Saturday morning quotes 4.33: Retrospective
As another year grinds to a halt, we stop to reflect on some of the more prominent themes that have emerged in our lives and throughout another year of (at least) weekly publication of this column. Of course, the business of performing the more refined sort of early music for a 21st-century audience is the major topic, but we always probe beneath the surface for a better understanding of what we are up against—and why.
“We need to look forward as opposed to looking backwards…”
– President Barack Obama
We were recently reminded of the above quotation from President Obama in the context of a vitally important op-ed piece by the New York Times editorial board, published Monday December 22, 2014.
As for the need to look backwards, we respectfully disagree with the President.
As participants in a deliberately simpler lifestyle and as polite and cultured individuals, looking backwards is our life’s work. And looking backwards is an absolute necessity as we research, assimilate, and share with our friends and colleagues magnificent but forgotten gems of historical music.
Looking backwards offers many points of reference for the music itself, and also for its meaning, use and its context. In our work, we encounter contextual evidence that reveals the significance of historical music as meaningful in many ways, and points to a slower-paced and more thoughtful existence—an existence that allowed time for individuals to stop, observe and contemplate their lives and their roles as members of a larger interdependent community.
Why is our culture so obsessed with looking forward? We ask ourselves this question as we see important reminders of a cultured civilization fading from our collective memory. Universal preoccupation with unreal images on tiny plastic screens is not necessarily an explanation, but is a telling symptom. Attention spans are at an all-time low as people wander into traffic with eyes and thumbs on their phones, forsaking the real for the imaginary. E.B. White warned us back in 1938, when television began redefining our lives—with the main focus on the commercial break:
“[Television]…will insist that we forget the primary and the near in favor of the secondary and the remote. More hours in every twenty-four will be spent digesting ideas, sounds, images—distant and concocted.”
– E. B. White, “Removal,” July, 1938, One Man’s Meat, Harper & Row, New York, 1983.
We believe in living a life focused on the primary, and we believe that performing music that matters helps others by providing an enriching rather than a distracting experience.
“Musica est mentis medicina moestae [Music is medicine for a sad mind], a roaring-meg against melancholy, to rear and revive the languishing soul…”
– Robert Burton, The Anatomy of Melancholy, p. 334)
We take great care to concentrate on the effect of our music, and Mignarda’s performances, live and on our recordings, never simply feature off-the-shelf repertory, but are the result of thorough research and careful preparation, paying particular attention to placing vocals in a range that communicates the text. Sometimes this involves downward transposition, a refinement which, as revealed through reading the sources, is an absolutely accurate element of historical performance practice.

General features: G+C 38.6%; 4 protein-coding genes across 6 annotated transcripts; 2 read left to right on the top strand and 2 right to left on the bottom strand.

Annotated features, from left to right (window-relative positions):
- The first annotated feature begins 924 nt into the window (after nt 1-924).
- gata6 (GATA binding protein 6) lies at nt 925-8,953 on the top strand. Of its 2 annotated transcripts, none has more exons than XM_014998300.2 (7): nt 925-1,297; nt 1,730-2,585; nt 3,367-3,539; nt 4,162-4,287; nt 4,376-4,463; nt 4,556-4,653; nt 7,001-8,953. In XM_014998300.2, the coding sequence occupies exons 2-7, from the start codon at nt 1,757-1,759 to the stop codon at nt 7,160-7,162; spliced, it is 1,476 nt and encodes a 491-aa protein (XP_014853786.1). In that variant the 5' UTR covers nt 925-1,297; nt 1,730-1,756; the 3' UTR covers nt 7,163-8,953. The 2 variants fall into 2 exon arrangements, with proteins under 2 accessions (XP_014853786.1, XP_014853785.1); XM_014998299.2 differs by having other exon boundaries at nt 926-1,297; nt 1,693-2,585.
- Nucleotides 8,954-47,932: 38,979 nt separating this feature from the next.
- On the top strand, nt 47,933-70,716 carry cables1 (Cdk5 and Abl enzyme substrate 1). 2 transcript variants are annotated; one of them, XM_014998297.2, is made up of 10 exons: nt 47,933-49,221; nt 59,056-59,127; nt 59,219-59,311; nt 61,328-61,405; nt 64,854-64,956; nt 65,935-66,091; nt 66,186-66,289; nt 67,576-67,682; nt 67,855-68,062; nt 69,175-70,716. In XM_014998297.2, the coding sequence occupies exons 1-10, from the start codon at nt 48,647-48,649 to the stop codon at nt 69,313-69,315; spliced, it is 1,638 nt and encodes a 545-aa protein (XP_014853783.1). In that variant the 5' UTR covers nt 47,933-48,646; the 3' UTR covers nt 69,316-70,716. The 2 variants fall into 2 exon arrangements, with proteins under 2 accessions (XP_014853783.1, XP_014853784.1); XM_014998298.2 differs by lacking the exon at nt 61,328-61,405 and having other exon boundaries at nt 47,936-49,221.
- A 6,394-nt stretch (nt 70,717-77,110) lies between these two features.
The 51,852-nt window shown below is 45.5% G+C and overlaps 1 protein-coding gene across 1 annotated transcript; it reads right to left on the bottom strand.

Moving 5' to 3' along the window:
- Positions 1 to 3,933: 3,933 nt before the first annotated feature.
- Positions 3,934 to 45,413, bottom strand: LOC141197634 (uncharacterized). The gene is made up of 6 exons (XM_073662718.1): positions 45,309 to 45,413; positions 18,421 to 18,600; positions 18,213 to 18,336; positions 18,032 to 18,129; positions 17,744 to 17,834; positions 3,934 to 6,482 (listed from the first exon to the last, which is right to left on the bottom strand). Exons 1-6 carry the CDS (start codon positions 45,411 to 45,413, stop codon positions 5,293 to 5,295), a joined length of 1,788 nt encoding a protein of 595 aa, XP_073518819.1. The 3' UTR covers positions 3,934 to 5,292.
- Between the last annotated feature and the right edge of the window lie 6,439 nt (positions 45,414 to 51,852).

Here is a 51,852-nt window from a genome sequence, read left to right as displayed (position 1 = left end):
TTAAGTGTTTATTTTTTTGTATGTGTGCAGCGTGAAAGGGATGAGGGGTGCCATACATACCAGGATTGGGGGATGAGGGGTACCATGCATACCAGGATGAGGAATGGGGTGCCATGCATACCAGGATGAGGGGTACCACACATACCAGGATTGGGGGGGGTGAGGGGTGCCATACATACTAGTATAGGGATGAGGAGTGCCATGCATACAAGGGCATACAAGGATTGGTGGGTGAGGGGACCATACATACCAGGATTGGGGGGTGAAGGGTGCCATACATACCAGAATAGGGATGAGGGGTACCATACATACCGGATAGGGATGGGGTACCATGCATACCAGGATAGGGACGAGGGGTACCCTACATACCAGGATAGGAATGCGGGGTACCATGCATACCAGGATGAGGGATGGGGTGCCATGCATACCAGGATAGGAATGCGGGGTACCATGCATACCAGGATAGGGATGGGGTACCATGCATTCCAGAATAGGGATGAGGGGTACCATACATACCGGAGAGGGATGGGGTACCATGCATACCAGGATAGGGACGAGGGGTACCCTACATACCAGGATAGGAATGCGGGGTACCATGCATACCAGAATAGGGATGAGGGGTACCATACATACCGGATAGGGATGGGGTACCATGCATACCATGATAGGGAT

Regarding the appearance of high clefs in Monteverdi’s Magnificat a7 and the utterly normal convention of downward transposition, Andrew Parrott offered these summary remarks:
“The key to understanding all this is the recognition that the vocal ensemble implied by a work such as the 1610 Magnificat a7 has very little in common with the solo-and-choral set-up we may have come to expect. Seven expert singers are called for, and no more. And of their four basic categories—soprano, alto, tenor, bass—none can safely be assumed to correlate directly with those we currently cultivate. In particular, the lower bass register was exploited more freely than is now common, and the soprano parts conventionally occupied a more middling range, with only rare excursions to the higher registers routinely demanded of today’s female sopranos and boy trebles.”
– Andrew Parrott, “High clefs and down-to-earth transpostion: a brief defence of Monteverdi,” Early Music, Oxford University Press, volume XL, number 1 (February 2012), p. 84.
Old music was always notated where it was most conveniently printed and was never intended to be performed in a range so high as to obscure the meaning of the words. It’s a plain fact that music communicates a text more effectively when voices are pitched where the ear is pleased to receive the sounds. We take this historical convention of downward transposition seriously, and many of our performing scores are available though our series of Mignarda Editions.
And we acknowledge the close of 2014 and leave our readers with a snippet of poetry.
The New-year’s Gift
Let others look for pearl and gold,
Tissues, or tabbies manifold:
One only lock of that sweet hay
Whereon the blessed Baby lay,
Or one poor swaddling-clout, shall be
The richest New-year’s gift to me.
– Robert Herrick (1591 – 1674)